Cookies on this website

We use cookies to ensure that we give you the best experience on our website. If you click 'Accept all cookies' we'll assume that you are happy to receive all cookies and you won't see this message again. If you click 'Reject all non-essential cookies' only necessary cookies providing core functionality such as security, network management, and accessibility will be enabled. Click 'Find out more' for information on how to change your cookie settings.

Respiratory syncytial virus (RSV) is responsible for a large burden of disease globally and can present as a variety of clinical syndromes in children of all ages. Bronchiolitis in infants under 1 year of age is the most common clinical presentation hospitalizing 24.2 per 1000 infants each year in the United Kingdom. RSV has been shown to account for 22% of all episodes of acute lower respiratory tract infection in children globally. RSV hospitalization, that is, RSV severe disease, has also been associated with subsequent chronic respiratory morbidity. Routine viral testing in all children is not currently recommended by the United Kingdom National Institute for Health and Care Excellence (NICE) or the American Academy of Pediatrics (AAP) guidance and management is largely supportive. There is some evidence for the use of ribavirin in severely immunocompromised children. Emphasis is placed on prevention of RSV infection through infection control measures both in hospital and in the community, and the use of the RSV-specific monoclonal antibody, palivizumab, for certain high-risk groups of infants. New RSV antivirals and vaccines are currently in development. Ongoing work is needed to improve the prevention of RSV infection, not only because of the acute morbidity and mortality, but also to reduce the associated chronic respiratory morbidity after severe infection.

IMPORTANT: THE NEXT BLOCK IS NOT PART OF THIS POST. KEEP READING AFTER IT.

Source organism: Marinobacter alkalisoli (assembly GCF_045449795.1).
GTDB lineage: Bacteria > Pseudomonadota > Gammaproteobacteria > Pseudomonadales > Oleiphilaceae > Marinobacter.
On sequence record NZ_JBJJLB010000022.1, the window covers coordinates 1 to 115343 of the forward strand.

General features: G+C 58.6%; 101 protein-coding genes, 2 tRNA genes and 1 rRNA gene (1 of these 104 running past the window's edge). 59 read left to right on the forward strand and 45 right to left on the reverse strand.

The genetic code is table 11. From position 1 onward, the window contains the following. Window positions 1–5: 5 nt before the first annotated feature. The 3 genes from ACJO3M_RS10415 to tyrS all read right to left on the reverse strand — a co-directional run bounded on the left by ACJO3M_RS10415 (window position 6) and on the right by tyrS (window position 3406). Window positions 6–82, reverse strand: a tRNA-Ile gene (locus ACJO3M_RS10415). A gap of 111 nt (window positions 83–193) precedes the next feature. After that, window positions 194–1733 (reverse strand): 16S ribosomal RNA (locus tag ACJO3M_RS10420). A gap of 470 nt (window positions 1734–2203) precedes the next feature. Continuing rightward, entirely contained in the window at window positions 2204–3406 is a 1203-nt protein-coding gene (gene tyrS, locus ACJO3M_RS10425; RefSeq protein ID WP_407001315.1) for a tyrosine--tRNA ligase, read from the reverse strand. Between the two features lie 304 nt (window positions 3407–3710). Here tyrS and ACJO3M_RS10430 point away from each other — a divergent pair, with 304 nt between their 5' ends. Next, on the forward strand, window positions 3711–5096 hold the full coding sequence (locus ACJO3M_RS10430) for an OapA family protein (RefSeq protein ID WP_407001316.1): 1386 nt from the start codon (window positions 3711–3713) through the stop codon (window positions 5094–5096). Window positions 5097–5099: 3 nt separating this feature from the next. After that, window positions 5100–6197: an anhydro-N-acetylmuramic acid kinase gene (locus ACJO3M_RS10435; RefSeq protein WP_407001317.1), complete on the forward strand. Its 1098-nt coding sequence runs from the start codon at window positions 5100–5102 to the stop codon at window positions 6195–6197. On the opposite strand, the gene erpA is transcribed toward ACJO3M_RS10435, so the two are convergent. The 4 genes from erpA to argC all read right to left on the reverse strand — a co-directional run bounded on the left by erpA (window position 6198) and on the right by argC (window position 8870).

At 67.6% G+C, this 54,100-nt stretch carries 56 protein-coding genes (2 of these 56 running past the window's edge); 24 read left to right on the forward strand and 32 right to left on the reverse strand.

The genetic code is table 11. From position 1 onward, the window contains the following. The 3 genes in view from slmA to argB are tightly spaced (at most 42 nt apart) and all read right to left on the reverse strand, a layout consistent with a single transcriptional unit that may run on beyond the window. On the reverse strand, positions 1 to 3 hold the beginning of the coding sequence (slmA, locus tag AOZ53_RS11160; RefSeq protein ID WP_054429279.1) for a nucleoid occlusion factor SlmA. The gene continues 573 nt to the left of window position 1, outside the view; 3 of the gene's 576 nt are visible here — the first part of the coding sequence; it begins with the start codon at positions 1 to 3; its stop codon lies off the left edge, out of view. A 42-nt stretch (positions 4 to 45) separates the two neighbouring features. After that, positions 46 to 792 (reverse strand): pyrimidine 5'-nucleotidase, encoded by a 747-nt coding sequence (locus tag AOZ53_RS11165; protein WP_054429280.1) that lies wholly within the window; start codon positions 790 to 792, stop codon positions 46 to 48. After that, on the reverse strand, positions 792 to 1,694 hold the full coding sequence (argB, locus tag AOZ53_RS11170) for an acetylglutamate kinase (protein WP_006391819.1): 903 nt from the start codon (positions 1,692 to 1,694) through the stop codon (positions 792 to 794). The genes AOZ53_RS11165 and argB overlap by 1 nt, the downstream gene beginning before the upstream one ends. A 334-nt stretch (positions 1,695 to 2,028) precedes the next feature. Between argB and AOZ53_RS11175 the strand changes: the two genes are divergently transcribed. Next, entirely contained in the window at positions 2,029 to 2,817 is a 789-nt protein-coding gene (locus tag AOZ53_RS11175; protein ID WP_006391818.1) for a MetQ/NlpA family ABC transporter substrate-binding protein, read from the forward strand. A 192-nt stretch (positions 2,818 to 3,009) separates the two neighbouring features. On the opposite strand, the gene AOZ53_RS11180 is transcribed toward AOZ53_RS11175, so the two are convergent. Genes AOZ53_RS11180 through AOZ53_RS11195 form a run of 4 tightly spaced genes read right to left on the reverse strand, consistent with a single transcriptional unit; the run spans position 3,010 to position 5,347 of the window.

Original publication




Journal article


Ther Adv Infect Dis

Publication Date





RSV, cohorting, infection control, nosocomial infection, palivizumab, respiratory syncytial virus